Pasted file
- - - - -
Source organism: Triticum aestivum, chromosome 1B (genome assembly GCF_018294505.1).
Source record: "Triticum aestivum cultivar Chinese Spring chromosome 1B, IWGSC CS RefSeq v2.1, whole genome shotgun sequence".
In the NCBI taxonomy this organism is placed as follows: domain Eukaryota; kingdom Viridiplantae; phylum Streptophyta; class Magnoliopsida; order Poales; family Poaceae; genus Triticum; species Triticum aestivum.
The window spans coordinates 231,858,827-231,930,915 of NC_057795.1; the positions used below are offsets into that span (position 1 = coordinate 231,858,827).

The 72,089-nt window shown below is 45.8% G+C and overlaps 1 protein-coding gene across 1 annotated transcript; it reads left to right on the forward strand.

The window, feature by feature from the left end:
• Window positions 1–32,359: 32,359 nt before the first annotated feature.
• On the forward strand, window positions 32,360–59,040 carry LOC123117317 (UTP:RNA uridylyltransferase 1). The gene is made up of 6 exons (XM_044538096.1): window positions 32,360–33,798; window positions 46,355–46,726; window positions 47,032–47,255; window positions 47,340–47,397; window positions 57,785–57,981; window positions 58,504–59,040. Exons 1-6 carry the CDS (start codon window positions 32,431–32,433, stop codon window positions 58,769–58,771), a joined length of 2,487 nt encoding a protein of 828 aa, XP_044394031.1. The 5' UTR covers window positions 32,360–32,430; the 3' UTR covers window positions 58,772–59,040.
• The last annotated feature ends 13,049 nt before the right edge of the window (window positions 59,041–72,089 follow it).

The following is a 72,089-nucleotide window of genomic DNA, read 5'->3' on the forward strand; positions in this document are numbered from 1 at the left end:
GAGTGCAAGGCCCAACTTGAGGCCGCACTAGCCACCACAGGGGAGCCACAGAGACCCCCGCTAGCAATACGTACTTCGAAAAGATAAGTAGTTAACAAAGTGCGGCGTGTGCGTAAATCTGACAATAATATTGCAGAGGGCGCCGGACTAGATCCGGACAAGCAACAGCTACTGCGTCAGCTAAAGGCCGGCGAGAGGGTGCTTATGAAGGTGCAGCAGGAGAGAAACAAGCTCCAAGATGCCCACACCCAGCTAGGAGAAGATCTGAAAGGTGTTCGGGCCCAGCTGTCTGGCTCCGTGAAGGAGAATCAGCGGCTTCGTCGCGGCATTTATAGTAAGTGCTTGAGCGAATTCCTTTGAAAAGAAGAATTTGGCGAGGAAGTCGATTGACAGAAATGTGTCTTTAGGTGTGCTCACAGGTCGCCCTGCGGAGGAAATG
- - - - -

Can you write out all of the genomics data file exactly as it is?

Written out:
Source organism: Triticum aestivum, chromosome 1B (genome assembly GCF_018294505.1).
Source record: "Triticum aestivum cultivar Chinese Spring chromosome 1B, IWGSC CS RefSeq v2.1, whole genome shotgun sequence".
In the NCBI taxonomy this organism is placed as follows: domain Eukaryota; kingdom Viridiplantae; phylum Streptophyta; class Magnoliopsida; order Poales; family Poaceae; genus Triticum; species Triticum aestivum.
The window spans coordinates 231,858,827-231,930,915 of NC_057795.1; the positions used below are offsets into that span (position 1 = coordinate 231,858,827).

The 72,089-nt window shown below is 45.8% G+C and overlaps 1 protein-coding gene across 1 annotated transcript; it reads left to right on the forward strand.

The window, feature by feature from the left end:
• Window positions 1–32,359: 32,359 nt before the first annotated feature.
• On the forward strand, window positions 32,360–59,040 carry LOC123117317 (UTP:RNA uridylyltransferase 1). The gene is made up of 6 exons (XM_044538096.1): window positions 32,360–33,798; window positions 46,355–46,726; window positions 47,032–47,255; window positions 47,340–47,397; window positions 57,785–57,981; window positions 58,504–59,040. Exons 1-6 carry the CDS (start codon window positions 32,431–32,433, stop codon window positions 58,769–58,771), a joined length of 2,487 nt encoding a protein of 828 aa, XP_044394031.1. The 5' UTR covers window positions 32,360–32,430; the 3' UTR covers window positions 58,772–59,040.
• The last annotated feature ends 13,049 nt before the right edge of the window (window positions 59,041–72,089 follow it).

The following is a 72,089-nucleotide window of genomic DNA, read 5'->3' on the forward strand; positions in this document are numbered from 1 at the left end:
GAGTGCAAGGCCCAACTTGAGGCCGCACTAGCCACCACAGGGGAGCCACAGAGACCCCCGCTAGCAATACGTACTTCGAAAAGATAAGTAGTTAACAAAGTGCGGCGTGTGCGTAAATCTGACAATAATATTGCAGAGGGCGCCGGACTAGATCCGGACAAGCAACAGCTACTGCGTCAGCTAAAGGCCGGCGAGAGGGTGCTTATGAAGGTGCAGCAGGAGAGAAACAAGCTCCAAGATGCCCACACCCAGCTAGGAGAAGATCTGAAAGGTGTTCGGGCCCAGCTGTCTGGCTCCGTGAAGGAGAATCAGCGGCTTCGTCGCGGCATTTATAGTAAGTGCTTGAGCGAATTCCTTTGAAAAGAAGAATTTGGCGAGGAAGTCGATTGACAGAAATGTGTCTTTAGGTGTGCTCACAGGTCGCCCTGCGGAGGAAATG